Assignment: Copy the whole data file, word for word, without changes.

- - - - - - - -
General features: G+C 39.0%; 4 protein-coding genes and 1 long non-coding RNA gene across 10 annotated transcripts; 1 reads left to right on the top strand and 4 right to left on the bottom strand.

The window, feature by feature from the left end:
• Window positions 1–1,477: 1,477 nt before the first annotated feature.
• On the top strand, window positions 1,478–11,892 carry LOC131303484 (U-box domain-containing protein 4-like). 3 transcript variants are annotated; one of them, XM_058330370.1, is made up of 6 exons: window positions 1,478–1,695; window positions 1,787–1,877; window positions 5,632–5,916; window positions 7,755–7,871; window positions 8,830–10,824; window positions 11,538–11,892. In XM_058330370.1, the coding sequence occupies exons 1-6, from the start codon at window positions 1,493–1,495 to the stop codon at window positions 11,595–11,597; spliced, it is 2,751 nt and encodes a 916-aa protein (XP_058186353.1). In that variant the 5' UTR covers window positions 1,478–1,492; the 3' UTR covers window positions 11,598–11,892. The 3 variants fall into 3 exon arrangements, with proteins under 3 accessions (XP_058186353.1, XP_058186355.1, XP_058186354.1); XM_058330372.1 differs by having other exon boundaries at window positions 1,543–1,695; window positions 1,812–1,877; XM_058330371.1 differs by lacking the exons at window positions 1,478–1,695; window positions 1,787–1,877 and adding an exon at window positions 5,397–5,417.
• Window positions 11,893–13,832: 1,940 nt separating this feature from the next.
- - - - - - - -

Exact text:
General features: G+C 39.0%; 4 protein-coding genes and 1 long non-coding RNA gene across 10 annotated transcripts; 1 reads left to right on the top strand and 4 right to left on the bottom strand.

The window, feature by feature from the left end:
• Window positions 1–1,477: 1,477 nt before the first annotated feature.
• On the top strand, window positions 1,478–11,892 carry LOC131303484 (U-box domain-containing protein 4-like). 3 transcript variants are annotated; one of them, XM_058330370.1, is made up of 6 exons: window positions 1,478–1,695; window positions 1,787–1,877; window positions 5,632–5,916; window positions 7,755–7,871; window positions 8,830–10,824; window positions 11,538–11,892. In XM_058330370.1, the coding sequence occupies exons 1-6, from the start codon at window positions 1,493–1,495 to the stop codon at window positions 11,595–11,597; spliced, it is 2,751 nt and encodes a 916-aa protein (XP_058186353.1). In that variant the 5' UTR covers window positions 1,478–1,492; the 3' UTR covers window positions 11,598–11,892. The 3 variants fall into 3 exon arrangements, with proteins under 3 accessions (XP_058186353.1, XP_058186355.1, XP_058186354.1); XM_058330372.1 differs by having other exon boundaries at window positions 1,543–1,695; window positions 1,812–1,877; XM_058330371.1 differs by lacking the exons at window positions 1,478–1,695; window positions 1,787–1,877 and adding an exon at window positions 5,397–5,417.
• Window positions 11,893–13,832: 1,940 nt separating this feature from the next.